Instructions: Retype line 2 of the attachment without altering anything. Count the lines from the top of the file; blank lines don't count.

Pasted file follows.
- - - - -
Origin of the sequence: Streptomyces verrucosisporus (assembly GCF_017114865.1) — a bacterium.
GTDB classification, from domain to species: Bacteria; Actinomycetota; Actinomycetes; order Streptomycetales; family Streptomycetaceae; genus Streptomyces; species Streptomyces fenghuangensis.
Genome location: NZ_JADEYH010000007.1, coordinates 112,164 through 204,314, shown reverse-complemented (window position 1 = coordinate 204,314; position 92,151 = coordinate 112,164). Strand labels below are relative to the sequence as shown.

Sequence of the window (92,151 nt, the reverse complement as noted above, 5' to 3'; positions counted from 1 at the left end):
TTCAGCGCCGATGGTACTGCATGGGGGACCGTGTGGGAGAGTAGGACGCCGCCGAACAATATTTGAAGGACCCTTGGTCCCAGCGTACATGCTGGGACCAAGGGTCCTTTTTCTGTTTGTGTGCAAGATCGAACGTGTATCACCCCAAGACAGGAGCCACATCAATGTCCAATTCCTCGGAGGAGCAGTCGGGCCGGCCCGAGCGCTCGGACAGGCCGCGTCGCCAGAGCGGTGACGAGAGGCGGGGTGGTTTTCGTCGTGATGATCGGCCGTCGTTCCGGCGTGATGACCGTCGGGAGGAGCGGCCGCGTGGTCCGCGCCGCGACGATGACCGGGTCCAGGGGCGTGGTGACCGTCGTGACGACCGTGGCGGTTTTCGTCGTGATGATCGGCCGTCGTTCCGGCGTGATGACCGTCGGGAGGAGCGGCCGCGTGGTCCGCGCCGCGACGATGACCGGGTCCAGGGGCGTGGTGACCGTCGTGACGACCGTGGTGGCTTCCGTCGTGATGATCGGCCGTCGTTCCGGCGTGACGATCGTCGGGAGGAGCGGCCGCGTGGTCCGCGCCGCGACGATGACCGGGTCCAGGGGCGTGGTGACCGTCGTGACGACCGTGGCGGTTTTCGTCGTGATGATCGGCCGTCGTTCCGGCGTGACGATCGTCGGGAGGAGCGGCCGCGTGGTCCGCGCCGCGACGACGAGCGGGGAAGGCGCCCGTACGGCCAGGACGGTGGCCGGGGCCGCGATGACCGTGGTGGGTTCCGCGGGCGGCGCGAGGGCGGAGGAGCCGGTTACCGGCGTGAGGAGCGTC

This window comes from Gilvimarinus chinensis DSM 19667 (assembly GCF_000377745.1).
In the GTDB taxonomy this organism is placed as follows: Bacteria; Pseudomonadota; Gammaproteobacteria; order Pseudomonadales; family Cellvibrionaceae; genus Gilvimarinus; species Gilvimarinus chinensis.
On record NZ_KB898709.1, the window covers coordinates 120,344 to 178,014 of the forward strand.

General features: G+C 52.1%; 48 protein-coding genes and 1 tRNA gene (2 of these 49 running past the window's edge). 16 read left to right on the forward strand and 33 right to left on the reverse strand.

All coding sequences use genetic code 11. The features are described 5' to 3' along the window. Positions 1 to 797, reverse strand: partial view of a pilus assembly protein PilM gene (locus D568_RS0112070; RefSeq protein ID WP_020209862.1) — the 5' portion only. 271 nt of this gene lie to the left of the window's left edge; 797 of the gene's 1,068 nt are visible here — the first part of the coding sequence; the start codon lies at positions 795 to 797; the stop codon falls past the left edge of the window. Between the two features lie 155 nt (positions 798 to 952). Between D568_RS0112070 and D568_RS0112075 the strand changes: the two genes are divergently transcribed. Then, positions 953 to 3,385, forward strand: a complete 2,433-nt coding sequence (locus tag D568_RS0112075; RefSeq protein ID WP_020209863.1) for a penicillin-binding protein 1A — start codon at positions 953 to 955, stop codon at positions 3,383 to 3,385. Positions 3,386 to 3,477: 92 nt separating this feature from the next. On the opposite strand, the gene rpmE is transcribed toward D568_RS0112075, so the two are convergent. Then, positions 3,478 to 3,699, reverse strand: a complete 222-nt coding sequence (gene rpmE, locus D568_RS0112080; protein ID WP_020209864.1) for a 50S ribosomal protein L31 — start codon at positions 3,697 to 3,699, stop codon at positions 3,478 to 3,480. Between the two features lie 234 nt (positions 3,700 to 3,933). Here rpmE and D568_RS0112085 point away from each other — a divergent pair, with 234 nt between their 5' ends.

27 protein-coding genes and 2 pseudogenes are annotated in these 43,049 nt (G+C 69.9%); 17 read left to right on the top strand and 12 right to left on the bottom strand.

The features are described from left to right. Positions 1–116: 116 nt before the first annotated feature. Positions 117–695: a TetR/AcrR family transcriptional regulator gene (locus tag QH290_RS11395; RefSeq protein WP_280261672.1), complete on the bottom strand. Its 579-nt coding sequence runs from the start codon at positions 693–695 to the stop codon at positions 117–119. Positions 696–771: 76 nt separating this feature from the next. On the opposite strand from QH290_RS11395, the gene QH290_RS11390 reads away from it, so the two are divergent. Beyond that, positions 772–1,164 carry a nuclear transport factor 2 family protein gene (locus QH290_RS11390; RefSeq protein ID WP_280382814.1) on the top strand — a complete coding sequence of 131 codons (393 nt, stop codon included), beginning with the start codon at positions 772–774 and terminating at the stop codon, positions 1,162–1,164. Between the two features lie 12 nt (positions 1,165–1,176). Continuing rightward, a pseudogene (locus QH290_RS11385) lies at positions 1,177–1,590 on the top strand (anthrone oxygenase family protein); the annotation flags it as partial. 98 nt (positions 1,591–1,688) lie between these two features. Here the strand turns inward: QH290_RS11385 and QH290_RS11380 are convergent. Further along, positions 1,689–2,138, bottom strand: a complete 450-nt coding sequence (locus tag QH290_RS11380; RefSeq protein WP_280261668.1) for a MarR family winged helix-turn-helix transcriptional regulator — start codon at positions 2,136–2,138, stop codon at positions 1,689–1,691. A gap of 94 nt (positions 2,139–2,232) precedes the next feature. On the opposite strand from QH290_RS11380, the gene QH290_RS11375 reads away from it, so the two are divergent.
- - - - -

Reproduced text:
GTDB classification, from domain to species: Bacteria; Actinomycetota; Actinomycetes; order Streptomycetales; family Streptomycetaceae; genus Streptomyces; species Streptomyces fenghuangensis.